You go out for your Friday night evening meal with your family. Imagine your waiter comes over to your table and you can see he has dirt under his nails, uses a dirty-looking cloth to wipe the table. His uniform looks dirty and, when he goes to take your order, he snorts loudly and wipes his nose with the back of his hand. Do you assume the kitchen and the whole restaurant is unclean and run for the door? As a member of staff, you're a representation of your establishment, and your hygiene and habits should match accordingly.
Here are 7 simple restaurant hygiene rules all servers should know.
- Be well groomed
- Wear a clean uniform or outfit
- Wear clean, appropriate footwear
- Have front-facing habits
- Ensure all equipment is clean
- Make sure each table is clean
- Separate cleaning materials
1) Be well groomed
Personal cleanliness habits are important when you’re part of the front of house team. Restaurant guests will notice if staff are poorly groomed. And being 'well-groomed' doesn't mean standing there playing with your hair all night like Danny Zuko from Grease.
'Well-groomed' just means you take care over the finer details of your personal cleanliness.
For example, keeping your nails short will help keep them clean and so will using a nail brush before each shift. But back to you hair, make sure it's kept under control. And as for facial hair, some restaurants may prefer that their waiters are clean-shaven whilst others accept a well-maintained beard.
In fact, in certain parts of Shoreditch and Manchester, well-maintained facial hair is a requirement for employment in coffee shops and pop-up restaurants.
Then, try to remember what your grandma used to tell you:
Make sure your nose is clear, and your teeth are brushed daily and consider always having a pack of mints handy (but we don't suggest chewing when interacting with customers because many people find this too relaxed). If you do blow your nose, make sure to blow it away from guests, and wash your hands thoroughly afterwards.
2) Wear a clean uniform or outfit
Once your body is clean and well-groomed, make sure that your uniform is equally so. Some restaurants have uniforms and some allow you to wear your own clothes in a certain style.
Whatever the chosen style is, make sure your clothes are always clean looking and, for more high-end restaurants, make sure your uniform is washed and ironed.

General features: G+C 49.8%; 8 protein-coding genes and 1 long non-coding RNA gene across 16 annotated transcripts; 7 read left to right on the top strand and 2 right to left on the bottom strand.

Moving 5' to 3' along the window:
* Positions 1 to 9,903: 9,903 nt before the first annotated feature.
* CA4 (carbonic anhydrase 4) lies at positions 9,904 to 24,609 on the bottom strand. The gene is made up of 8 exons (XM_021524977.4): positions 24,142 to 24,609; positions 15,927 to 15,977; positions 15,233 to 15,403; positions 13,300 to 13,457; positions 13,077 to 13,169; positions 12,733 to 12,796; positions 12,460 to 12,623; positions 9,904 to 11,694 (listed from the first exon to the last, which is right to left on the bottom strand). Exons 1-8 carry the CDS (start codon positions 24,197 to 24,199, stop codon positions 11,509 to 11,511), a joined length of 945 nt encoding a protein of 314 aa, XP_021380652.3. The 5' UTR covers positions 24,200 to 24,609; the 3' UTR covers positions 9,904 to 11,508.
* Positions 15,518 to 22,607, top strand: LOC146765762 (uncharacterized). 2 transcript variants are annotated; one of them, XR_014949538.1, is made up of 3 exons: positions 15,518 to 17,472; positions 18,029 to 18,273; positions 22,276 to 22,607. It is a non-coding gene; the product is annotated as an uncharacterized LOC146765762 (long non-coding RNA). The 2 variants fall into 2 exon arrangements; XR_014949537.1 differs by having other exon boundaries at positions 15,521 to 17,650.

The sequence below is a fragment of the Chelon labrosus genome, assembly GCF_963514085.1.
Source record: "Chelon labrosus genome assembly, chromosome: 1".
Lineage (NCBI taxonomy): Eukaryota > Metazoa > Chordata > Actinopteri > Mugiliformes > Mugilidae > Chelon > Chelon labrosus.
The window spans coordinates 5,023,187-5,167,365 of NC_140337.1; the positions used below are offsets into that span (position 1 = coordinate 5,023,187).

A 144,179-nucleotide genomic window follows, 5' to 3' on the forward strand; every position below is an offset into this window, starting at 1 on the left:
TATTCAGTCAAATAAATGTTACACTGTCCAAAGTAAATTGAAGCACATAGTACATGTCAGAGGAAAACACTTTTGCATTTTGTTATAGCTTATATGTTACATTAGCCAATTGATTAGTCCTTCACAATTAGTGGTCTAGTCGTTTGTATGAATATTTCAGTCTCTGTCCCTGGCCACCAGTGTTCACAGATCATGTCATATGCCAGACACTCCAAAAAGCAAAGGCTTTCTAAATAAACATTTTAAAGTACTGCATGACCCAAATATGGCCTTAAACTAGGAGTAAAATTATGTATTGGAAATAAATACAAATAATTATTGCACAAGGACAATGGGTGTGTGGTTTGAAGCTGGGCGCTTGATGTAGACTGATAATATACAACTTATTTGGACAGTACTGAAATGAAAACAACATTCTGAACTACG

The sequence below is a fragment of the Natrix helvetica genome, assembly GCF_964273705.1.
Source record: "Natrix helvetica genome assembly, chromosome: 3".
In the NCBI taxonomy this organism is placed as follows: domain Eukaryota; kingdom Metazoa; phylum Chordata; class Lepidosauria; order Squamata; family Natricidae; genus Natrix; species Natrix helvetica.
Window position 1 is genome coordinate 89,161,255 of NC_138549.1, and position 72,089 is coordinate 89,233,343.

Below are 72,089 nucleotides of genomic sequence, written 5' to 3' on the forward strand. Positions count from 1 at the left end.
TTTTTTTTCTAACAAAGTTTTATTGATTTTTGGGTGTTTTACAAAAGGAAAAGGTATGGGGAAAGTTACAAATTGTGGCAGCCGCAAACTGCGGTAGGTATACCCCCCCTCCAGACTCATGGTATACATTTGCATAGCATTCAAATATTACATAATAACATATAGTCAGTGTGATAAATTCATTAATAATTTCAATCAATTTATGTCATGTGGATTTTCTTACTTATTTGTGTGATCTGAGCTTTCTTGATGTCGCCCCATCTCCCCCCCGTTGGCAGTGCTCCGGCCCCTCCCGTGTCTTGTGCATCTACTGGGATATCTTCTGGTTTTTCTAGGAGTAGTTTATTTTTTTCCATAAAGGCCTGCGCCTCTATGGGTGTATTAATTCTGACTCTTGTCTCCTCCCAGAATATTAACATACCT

Many restaurants provide enough uniforms that you can wear a clean uniform daily, but, if not, consider a rotation for washing and ensuring the uniform looks acceptable.
3) Wear clean, appropriate footwear
You could have the crispest uniform around, but a pair of dirty shoes can ruin the whole effect
Staff often choose to buy specialty footwear that is easy to maintain and clean. When you have speciality shoes with water resistance or waterproofing, they are easy to wipe down and clean when compared to regular shoes.
At the end of your shift, it's a good idea to wipe your shoes down with a damp cloth, removing all visible dirt and debris, and then they will be ready when you have to go to work again and last longer too.
4) Have front-facing habits
Make sure that you never pick or blow your nose in front of guests. Do not run your fingers through your hair, scratch unseemly places, wipe your nose with your hand, or cough or sneeze in front of guests.
If you wouldn't do it when first meeting the person of your dreams for a first date, don't do it in front of your customers.
Try and do all of those natural things just listed - if absolutely necessary - out of sight and wash your hands immediately after. Guests should feel that staff have appropriate manners and grooming habits. Don’t do anything that will put guests off their food!
Maintaining a Hygienic Environment
5) Ensure all equipment is clean
Even the order-taking notepad should be clean-looking without, say, a chocolate thumbprint on the back.
Do quick checks of the floor and surrounding areas - anything that guests may see when seated. If there are spills, either mop them up yourself or have another member of staff do so before doing anything else. Make sure the floors are swept and clean without letting them get out of hand, even during busy periods.
6) Make sure each table is clean
Before guests sit down, make sure the table is clean and wiped down as well as the chairs or benches. Make sure the linens, glassware, napkins, and cutlery are also fresh.
Do quick checks of the tables once cleared too, making sure nothing gross - like gum on the underside of the table or fingerprints in the candle wax - is lying around for the next diners to discover.
7) Separate cleaning materials
Some waiters and waitresses have to do ad hoc cleaning, so make sure cloths, sponges, and mops are stored separately from areas that ready-to-eat (cooked food and pantry items) are stored, handled, and prepared.
Cleaning supplies and detergents can contaminate foods and harm restaurant guests. Chemicals may also harm you as a waiter if not washed properly from the skin when used.
These may seem like nit-picky rules, but a server's hygiene should be such that a guest does not even notice it. If a guest notices something amiss, then something is wrong. Both you and the restaurant should be clean and pleasant so that guests can focus on the delicious food instead.
Some guests will return to your restaurant again and again, and some as an occasional treat, so that means that every guest should have excellent service and cleanliness every time. That way, your reviews stay positive.
Want to know more about speciality waiter and waitress shoes?
Did you know that waiters and waitresses can buy slip-resistant footwear with speciality safety elements designed for their job roles?
Download our slip-test results to demonstrate how, at SHOES FOR CREWS (EUROPE), you can buy shoes that exceed the minimum ISO standard for slip-resistance, getting you home safely every time.